Another time, years later, I thought I'd do a good thing (always a vulnerable moment for the fates to step in and take charge of your life)--anyway, I thought I'd do a good thing and volunteer to play at the Saturday night church service. It was played on the piano--I'd been playing the piano for, um, quite a few years, and had been a member of that church long enough to understand the liturgical cast of the service. Within a couple of years the organist retired, an organist was needed. I took lessons (about a year's worth altogether), and next thing I knew, I was the interim organist. Played Sunday services, funerals, weddings, mid-week special services . . . . (I still had  my day job, by the way, which was full time.)

A couple of years ago, I made a prayer shawl for one of our parishioners. (Different church from the above.) I had learned one valuable lesson--Don't Volunteer! Made no difference; one of the church pillars admired the shawl, told me they used to make such things years ago and could take it up again. Two weeks later she told the visiting bishop that I'd started a knitting ministry at their church--and I wasn't even a confirmed member then!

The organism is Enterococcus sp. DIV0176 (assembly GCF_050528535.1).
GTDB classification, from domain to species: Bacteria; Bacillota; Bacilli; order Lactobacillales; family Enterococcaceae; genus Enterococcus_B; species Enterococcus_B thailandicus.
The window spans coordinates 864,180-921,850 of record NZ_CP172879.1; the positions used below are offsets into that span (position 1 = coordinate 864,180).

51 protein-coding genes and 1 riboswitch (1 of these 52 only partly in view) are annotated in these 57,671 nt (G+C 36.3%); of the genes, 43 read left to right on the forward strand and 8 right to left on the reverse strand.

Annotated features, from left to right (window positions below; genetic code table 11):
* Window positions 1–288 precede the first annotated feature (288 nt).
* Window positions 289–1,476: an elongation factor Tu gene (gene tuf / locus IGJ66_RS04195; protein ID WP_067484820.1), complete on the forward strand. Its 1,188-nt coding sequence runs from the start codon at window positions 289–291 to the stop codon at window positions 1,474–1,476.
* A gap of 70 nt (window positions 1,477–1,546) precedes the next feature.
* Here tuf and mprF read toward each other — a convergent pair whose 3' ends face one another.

So here I am in retirement from the paralegal job. My eldest child is going to be celebrating her birthday in a couple of days' time. Got through those two without too much loss of sanity.

I am once again the available organist they depend on at my church, and the knitting ministry has expanded to include quilts, large and small, for a neo-natal ICU and for various charities in our area. Sanity is definitely in a precarious position.

But the best lesson of all is this: Learning can take place in any situation. It's a choice. I can either throw up my hands and say no-no-no. Or I can humble myself (hard one) and say, okay I can learn to do this, just give me a little time. It may not be good, but I'm willing to learn.

I wish you gentle learning curves and pleasant views from the ride.